ADHD & Marriage: Five Tips to Improve Communication Between Spouses Today

If you're frustrated with how you and your spouse interact on a daily basis, use these five tips to make immediate improvements.  If you need to focus on only one of these tips, focus on the first:

NUMBER 1:  It's not what was said, it's what was heard.  Here's a common type of conversational battle:

"You said X"

"No I didn't!"

"Yes you did!  I heard you say it!  I can't believe you don't remember!"

"But I didn't say that!"

Bottom line?  In most cases, it doesn't matter what was said.  What matters is what was heard.  Instead of getting derailed in a "he said/she said" fight, start over.  Say "That's not what I was trying to communicate.  Let me restate it another way" or "I must not have heard you clearly.  Can you tell me again, perhaps using other words?"  Clarity of statement from one spouse is for the purpose of clarity of understanding in the other.  If your spouse didn't hear what you intended him to hear then don't get mad, try again.  Remember, you are different people and will interpret the same words different ways (for a wide variety of reasons - background, "filters" and more).  Seek understanding together.

NUMBER 2:  Listen first, respond later.  Too often, we are so intent on figuring out how we will respond to what someone is saying that we only listen superficially to their ideas.  This is particularly true in an argument.  Observe yourself.  A better way is to listen fully, then, once you understand the subtleties of your spouse's point, you'll be better able to respond fully and constructively.  If you have trouble remembering, consider even taking notes.

NUMBER 3:  Think about body language that indicates you are both paying attention, and open.  If your spouse is looking at his computer when you are talking with him, chances are good his attention is fractured and he won't hear all you have to say.  Ask politely for him to turn around and look you in the eye.  And, if you are furious, your body will show it and your spouse will become defensive even before you open your mouth.  Consider going into another room to "cool down" before tackling a difficult subject.  As a related topic, don't yell something from one room and expect it to be heard.  If it's important, walk to where your partner is, say what you have to say, and make sure her body language - and confirming words - indicate he heard you.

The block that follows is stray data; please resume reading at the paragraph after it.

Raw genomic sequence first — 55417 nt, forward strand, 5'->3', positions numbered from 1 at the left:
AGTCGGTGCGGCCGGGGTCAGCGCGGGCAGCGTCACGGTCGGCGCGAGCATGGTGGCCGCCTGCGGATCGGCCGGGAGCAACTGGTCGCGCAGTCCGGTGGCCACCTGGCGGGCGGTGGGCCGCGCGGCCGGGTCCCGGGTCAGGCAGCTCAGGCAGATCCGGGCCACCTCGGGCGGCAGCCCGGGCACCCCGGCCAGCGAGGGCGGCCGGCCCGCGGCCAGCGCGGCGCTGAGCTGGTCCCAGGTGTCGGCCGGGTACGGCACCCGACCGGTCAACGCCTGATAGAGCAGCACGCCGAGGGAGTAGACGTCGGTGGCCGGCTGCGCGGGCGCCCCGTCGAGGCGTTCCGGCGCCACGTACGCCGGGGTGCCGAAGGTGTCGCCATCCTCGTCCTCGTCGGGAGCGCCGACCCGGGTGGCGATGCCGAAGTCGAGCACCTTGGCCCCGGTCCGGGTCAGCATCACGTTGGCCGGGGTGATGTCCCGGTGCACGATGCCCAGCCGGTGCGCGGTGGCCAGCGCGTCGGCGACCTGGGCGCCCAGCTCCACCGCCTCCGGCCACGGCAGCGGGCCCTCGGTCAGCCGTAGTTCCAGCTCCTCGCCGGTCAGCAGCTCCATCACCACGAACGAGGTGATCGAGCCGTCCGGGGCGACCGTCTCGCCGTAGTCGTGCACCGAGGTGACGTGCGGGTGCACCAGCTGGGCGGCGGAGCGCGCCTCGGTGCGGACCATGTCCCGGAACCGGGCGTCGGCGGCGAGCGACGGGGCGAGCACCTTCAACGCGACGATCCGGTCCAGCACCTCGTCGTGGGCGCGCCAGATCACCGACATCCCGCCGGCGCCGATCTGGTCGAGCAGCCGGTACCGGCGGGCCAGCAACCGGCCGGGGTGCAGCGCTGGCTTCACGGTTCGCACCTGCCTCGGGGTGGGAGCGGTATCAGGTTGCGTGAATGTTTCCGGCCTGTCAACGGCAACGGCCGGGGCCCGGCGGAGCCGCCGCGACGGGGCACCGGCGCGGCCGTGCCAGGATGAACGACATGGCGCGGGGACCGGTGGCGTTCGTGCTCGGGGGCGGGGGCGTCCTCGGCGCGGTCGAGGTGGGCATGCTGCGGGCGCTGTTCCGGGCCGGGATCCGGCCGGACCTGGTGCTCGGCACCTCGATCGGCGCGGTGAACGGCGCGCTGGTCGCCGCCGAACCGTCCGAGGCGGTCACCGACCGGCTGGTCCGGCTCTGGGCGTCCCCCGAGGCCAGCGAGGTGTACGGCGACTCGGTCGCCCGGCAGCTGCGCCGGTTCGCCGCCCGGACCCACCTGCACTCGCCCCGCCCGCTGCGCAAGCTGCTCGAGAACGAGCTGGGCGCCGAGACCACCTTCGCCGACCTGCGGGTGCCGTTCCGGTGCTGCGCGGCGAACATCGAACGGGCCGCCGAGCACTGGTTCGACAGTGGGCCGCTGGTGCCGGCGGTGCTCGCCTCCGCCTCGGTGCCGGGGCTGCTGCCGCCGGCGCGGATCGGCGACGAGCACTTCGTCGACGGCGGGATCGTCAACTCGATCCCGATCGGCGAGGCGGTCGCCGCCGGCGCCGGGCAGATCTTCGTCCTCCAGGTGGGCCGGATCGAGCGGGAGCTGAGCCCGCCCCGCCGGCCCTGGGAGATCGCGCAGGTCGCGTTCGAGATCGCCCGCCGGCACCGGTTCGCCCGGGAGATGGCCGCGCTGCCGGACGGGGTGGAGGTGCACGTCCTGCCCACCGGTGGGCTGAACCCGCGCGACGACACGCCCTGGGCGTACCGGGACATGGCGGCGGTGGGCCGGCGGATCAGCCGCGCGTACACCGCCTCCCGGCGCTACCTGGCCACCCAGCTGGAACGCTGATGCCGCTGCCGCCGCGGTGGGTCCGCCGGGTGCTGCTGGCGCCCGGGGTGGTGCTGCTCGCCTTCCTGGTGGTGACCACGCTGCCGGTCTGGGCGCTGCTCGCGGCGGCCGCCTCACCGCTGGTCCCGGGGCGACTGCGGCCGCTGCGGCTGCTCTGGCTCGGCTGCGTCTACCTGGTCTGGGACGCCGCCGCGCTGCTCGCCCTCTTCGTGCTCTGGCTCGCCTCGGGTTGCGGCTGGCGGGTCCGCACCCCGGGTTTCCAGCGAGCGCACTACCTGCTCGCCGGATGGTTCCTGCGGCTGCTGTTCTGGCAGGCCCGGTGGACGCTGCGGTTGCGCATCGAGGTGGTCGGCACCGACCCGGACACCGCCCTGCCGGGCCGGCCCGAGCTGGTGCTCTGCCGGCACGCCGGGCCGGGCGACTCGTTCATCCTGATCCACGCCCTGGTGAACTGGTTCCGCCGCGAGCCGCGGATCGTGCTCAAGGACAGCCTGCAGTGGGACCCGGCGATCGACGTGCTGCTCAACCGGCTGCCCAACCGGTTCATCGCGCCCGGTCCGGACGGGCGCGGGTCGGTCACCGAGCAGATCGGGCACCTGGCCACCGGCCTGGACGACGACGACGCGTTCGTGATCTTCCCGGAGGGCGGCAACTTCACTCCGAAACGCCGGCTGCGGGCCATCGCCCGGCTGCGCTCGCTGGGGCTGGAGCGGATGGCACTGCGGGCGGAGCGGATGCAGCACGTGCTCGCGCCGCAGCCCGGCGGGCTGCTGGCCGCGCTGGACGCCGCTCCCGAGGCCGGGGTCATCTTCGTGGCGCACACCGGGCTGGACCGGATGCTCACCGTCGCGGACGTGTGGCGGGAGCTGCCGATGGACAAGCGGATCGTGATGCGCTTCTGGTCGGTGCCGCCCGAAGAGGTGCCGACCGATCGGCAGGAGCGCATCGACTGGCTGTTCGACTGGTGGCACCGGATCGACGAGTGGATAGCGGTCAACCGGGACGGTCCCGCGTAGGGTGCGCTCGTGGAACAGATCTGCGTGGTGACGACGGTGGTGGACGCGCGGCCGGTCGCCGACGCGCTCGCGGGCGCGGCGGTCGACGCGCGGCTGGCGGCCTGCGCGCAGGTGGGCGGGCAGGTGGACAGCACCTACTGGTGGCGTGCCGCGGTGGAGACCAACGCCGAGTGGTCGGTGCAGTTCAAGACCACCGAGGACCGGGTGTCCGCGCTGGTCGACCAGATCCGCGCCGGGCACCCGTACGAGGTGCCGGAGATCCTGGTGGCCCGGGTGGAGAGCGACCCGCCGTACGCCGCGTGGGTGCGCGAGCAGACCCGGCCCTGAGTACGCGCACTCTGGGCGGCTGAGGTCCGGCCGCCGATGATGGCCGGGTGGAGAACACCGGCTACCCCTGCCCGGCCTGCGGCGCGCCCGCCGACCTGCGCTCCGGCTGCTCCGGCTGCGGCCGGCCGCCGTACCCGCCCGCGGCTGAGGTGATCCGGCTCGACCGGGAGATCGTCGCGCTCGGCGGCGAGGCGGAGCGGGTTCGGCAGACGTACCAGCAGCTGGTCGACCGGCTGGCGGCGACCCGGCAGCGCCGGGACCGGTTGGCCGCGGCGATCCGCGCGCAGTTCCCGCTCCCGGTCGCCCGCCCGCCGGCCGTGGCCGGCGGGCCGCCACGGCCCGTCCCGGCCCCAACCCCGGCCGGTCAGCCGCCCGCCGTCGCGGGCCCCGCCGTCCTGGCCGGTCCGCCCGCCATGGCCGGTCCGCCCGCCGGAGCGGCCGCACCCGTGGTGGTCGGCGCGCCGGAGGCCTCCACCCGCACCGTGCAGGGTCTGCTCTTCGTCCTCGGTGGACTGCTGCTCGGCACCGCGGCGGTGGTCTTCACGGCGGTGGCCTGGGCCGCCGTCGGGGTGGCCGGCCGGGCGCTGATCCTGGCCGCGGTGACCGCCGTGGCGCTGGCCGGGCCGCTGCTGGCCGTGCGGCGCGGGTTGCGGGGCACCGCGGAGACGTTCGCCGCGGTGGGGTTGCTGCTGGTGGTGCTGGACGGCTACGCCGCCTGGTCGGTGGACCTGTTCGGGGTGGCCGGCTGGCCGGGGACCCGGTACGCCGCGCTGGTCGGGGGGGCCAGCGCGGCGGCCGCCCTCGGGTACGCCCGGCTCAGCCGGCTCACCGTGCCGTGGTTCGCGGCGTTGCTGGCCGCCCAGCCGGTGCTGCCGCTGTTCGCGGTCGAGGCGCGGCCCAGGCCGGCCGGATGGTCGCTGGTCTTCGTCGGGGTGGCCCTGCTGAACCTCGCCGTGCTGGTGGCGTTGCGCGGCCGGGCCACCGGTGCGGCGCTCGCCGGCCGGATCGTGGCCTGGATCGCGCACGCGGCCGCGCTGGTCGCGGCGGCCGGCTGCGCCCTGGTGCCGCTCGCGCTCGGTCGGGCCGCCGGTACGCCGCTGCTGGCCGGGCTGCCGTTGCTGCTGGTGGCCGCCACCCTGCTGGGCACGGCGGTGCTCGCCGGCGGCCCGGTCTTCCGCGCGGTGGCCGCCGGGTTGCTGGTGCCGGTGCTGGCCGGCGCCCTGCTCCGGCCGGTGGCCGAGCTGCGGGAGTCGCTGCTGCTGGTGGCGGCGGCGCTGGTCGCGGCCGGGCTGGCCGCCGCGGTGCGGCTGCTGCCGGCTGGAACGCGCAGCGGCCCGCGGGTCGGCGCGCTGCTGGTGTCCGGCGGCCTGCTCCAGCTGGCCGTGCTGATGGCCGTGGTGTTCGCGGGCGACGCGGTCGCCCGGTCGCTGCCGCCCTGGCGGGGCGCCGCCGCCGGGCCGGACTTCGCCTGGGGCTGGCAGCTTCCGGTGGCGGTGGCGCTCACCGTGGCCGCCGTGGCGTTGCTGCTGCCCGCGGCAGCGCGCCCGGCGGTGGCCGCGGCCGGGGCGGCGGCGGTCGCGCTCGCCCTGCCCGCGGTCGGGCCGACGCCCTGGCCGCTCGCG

NUMBER 4:  Behave as you ask others to behave towards you.  If you wish to be spoken respectfully to, then it follows you need to show respect to your partner.  This doesn't mean becoming wishy-washy or giving up on getting your needs met.  It simply means that it's hypocritical to expect respect from someone else if you won't walk the walk yourself.  There will be times when your partner's anger is out of control, or sarcasm reigns supreme.  Though you might feel better temporarily if you yell back, in the long run the situation is worse if you do.  Instead of hurling invectives or insulting your partner, say something like "this is really making me mad and I can tell I'm about to lose my temper and say something I'll regret, so I'm going to leave the room for a couple of minutes to calm down, then we can talk about this some more."  Think of it as an adult form of time out - one you give yourself before you lose control.

NUMBER 5:  Give your spouse the benefit of the doubt and focus on the positive.  It is common that even after a partner with problem ADHD symptoms starts to improve things, or a non-ADHD partner with anger issues starts to control her anger, the very first slip takes you both back to "see - this is just another example of how my partner can't do things right."  Change, though, is a process, not an overnight wonder.  So even if your partner makes a "mis-step," give him or her the benefit of the doubt.  Think "overall we're making progress" rather than "this proves he'll never get it right."  Your shift in attitude will work wonders in helping underscore to your spouse exactly why he/she is making all this effort in the first place.  (Note - it's okay to express your disappointment, just stay positive - "well, that didn't work so well, but overall I think we're doing much better" is a more supportive response than "you never do anything right!"

Do these sound simple?  Perhaps.  But I'm guessing that if you are often arguing, you aren't doing at least some of them.  And please, as always, remember that being polite IS NOT the same thing as hiding your feelings inside.  You both need to know your needs are being met if you are to thrive.  The question isn't whether or not you will express yourself - it is only what's the most productive way to do so.